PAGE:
Did you know that the Australian eCommerce Industry has grown to $32B. Globally, eCommerce is a multi-trillion dollar industry. If you're interested in getting your piece of this ever-expanding pie, now is the time - but you have to do it right, or the battle-hardened competition is going to leave you in the dust. Here are 7 Devastating eCommerce Web Design Mistakes to Avoid.
One of the most important elements of any successful eCommerce business is their web design. If it's poor, they're almost certainly doomed to fail, because customers are expecting increasingly prettier, more functional websites. It's not 2003 any more.
Today we're going to discuss seven web design flaws that can absolutely devastate an otherwise successful eCommerce business.
Ready to take some notes? Let's dig in:
7 Devastating eCommerce Web Design Mistakes to Avoid
- Limited or Difficult to Find Product Information
- Underdeveloped or Poor Customer Service Page
- Conflicting Color Schemes or Other Design Elements
- Poor or Messy Visual Hierarchy
- Painful or Confusing Signup Forms
- Visual Clutter
- Confusing, Slow, or Otherwise Poor Checkout Experience
1. Limited or Difficult to Find Product Information
Insufficient product information is usually caused by one of two problems:
- There simply isn't enough descriptive copy about the product.
- The copy is obscured by "fancy" designs, such as drop downs or excessive "read more" buttons.
The bottom line is that visitors expect clear-cut and detailed information about the product they're considering purchasing. Think about your own buying habits: would you buy something based on a grainy JPG image, or would you want to know more about it? What features does it have? What benefits does it offer you?
Avoid this mistake by providing your visitors with enough information and easy access to that information.
2. Underdeveloped or Poor Customer Service Page
Your customer service or "contact support" page should be designed with one thing in mind: conveying trust to your visitors. Your contact information should be front-and-center, making potential customers feel like you'll welcome their concerns with open arms.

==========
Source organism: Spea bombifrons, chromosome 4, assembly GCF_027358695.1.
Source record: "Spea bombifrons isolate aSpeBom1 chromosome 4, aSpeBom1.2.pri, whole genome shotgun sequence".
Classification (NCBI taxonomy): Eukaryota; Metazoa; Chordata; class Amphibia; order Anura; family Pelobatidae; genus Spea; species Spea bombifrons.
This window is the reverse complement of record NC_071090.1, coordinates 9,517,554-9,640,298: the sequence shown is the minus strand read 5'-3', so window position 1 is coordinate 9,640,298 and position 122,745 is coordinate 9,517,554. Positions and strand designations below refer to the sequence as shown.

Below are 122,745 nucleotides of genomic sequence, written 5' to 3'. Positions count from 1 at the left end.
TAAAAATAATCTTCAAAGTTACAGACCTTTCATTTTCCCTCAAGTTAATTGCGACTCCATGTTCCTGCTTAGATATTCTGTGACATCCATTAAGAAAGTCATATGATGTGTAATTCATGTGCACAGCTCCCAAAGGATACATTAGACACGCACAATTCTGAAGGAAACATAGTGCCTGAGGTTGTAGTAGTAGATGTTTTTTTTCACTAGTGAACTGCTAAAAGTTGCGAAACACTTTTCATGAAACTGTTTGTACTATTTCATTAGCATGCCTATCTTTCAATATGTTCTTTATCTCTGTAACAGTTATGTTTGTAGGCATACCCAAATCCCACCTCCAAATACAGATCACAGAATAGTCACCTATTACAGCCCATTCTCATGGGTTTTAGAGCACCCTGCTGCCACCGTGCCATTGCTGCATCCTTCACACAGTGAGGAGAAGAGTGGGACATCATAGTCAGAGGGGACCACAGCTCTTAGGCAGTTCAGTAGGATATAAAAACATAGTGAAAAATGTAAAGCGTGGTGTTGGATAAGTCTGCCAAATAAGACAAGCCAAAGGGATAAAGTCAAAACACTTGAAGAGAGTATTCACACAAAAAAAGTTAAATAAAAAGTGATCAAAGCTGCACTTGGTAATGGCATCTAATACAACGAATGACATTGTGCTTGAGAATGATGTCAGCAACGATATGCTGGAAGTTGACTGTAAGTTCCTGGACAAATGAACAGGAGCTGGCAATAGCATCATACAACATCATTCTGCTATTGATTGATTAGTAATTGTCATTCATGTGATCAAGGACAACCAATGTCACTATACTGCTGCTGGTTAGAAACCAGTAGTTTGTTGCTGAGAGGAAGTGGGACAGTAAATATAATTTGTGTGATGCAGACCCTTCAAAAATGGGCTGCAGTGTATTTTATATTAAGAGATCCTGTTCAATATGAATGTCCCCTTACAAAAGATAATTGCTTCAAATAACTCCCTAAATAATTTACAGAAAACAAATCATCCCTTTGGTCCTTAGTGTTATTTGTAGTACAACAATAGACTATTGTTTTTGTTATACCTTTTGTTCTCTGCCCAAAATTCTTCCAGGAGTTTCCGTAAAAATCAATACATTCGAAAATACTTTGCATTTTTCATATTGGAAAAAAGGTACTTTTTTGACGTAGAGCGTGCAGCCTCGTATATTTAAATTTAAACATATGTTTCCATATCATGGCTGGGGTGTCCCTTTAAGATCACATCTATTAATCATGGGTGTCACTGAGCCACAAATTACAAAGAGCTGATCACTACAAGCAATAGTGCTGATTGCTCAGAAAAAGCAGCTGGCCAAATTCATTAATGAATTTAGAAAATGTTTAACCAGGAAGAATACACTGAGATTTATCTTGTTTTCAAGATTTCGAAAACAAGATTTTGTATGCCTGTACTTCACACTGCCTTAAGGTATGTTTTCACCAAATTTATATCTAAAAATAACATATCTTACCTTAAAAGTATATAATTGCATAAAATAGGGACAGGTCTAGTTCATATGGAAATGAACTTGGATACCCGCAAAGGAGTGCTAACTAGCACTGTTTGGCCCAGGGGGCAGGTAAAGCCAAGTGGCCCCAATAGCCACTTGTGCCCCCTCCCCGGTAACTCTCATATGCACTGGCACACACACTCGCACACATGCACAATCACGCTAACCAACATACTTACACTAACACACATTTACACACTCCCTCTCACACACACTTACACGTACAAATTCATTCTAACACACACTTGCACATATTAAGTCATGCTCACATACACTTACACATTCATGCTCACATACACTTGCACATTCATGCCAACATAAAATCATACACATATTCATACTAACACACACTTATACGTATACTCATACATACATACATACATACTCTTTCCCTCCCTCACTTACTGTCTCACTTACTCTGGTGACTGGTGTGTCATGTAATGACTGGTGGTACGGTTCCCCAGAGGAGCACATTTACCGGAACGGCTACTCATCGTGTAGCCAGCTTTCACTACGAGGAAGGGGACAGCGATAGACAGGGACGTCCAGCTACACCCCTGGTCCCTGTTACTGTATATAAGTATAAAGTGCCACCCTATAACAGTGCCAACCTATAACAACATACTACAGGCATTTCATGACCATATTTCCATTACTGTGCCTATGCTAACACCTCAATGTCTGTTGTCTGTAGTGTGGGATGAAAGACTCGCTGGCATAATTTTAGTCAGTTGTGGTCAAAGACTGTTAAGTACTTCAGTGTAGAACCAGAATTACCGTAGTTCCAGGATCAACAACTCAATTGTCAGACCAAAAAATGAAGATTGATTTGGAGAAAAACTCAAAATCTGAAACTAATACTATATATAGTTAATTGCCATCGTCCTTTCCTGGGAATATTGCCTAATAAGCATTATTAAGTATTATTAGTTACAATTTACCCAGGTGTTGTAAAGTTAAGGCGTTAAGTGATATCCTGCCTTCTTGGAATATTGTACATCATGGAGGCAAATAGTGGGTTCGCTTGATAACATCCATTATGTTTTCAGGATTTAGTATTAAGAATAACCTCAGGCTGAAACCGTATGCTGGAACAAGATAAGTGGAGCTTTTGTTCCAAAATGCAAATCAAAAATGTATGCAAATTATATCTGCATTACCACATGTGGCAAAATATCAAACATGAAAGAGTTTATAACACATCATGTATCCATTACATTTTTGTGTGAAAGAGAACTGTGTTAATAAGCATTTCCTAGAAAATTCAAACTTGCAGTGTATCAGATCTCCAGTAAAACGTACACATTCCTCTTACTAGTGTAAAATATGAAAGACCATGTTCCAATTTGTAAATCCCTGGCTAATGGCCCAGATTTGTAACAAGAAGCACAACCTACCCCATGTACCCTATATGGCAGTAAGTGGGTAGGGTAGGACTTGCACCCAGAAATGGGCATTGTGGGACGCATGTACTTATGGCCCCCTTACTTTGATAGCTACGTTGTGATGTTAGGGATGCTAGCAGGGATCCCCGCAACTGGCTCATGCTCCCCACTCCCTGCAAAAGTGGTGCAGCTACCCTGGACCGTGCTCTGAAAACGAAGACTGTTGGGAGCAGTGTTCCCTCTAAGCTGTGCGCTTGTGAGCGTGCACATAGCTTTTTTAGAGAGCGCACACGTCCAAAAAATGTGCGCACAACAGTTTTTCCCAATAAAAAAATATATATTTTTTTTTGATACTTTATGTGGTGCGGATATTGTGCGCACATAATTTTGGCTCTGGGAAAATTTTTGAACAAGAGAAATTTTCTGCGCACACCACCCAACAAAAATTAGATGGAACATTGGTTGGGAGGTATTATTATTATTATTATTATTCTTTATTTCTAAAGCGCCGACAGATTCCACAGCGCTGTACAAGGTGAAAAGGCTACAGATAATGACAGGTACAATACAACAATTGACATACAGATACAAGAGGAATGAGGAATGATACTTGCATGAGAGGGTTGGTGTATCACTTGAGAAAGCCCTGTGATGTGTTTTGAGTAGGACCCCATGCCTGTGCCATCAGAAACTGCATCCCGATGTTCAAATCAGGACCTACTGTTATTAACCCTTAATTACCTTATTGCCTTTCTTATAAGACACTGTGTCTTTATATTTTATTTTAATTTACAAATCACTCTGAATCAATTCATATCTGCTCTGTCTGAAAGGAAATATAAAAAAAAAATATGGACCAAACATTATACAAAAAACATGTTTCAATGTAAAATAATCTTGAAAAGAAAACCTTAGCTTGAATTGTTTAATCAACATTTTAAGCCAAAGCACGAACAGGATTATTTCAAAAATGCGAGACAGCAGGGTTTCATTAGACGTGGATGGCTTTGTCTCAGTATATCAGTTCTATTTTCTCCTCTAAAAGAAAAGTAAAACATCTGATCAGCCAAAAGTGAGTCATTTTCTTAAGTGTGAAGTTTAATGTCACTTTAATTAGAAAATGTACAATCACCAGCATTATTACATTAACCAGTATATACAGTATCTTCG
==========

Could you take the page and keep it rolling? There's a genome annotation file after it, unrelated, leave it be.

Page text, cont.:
Similar support-focused pages such as pages that describe shipping, returns, or payments should be similarly clean and clear.
3. Conflicting Color Schemes or Other Design Elements
As eCommerce websites grow, they tend to accrue new pages, plugins, and other well-intentioned additions. While these additions aren't inherently bad, regular design maintenance of the site should be conducted to ensure that they aren't interfering with the overall design of the site. Design elements like color schemes, image placement, page width, and so on shouldn't be affected.
You've worked hard to establish your brand, so don't let the extras take over.
4. Poor or Messy Visual Hierarchy
In design-speak, a visual hierarchy is the order of on-page elements that tend to draw the eye first. These elements should be placed in such a manner that the viewer naturally progresses from one to the next.
Parts of the visual hierarchy might include the product name, an image of the product, the product description, and your purchase Call to Action (CTA).
For lack of a better phrase, if these elements are "out of whack," you're more or less leaving money on the table.
5. Painful or Confusing Signup Forms
For new customers, the signup form is usually the last step before finalizing a purchase. The signup form should be carefully designed to not only look good, but have a certain logic and flow to it. Don't try to gather too much information from your visitors, because it might turn them off - spend time considering how much you really need.
From a design perspective, a successful signup for screams "minimalism."
6. Visual Clutter
Some of these points have discussed the drawbacks of providing potential customers with too little information. Trying to cram too much information onto the page is just as bad.
Begin amending this problem by considering how you might be able to streamline the different page categories on your site (e.g., informational pages, product pages, and so on). If you have multi-product pages, don't try to stuff too many on a single page.
Final tip: white space is your friend.
7. Confusing, Slow, or Otherwise Poor Checkout Experience
Have you ever been to the grocery store to pick up a handful of items, only to find that there's only one checker working and a long line ahead of you?
You groan and consider how badly you really need that half-gallon of milk.
A poorly designed checkout experience on an eCommerce website is the digital equivalent of that situation, with one major difference: it's a lot easier to close an internet browser than in it is to abandon your groceries in the middle of an aisle.
Checkout pages should be designed to smoothly guide your customer from their cart to receiving an order confirmation to their inbox. Simplified designs that don't distract from the task at hand - giving you a sale - and straightforward buttons are a mainstay of eCommerce checkout design.
Are You Ready to Skyrocket Your eCommerce Sales?
As we've discussed here today, design elements are of vital importance to the success of your eCommerce business. The trained experts at Pixel Fish have years of experience in creating websites that aren't just beautiful; they're income-generating assets.
If you're ready to take your sales to the next level, increase customer satisfaction, and have a thriving business that works for you day and night, we'd love to start a conversation with you.
Read some more of our Woo Commerce blogs:
WooCommerce for Ecommerce: Why your business needs to consider it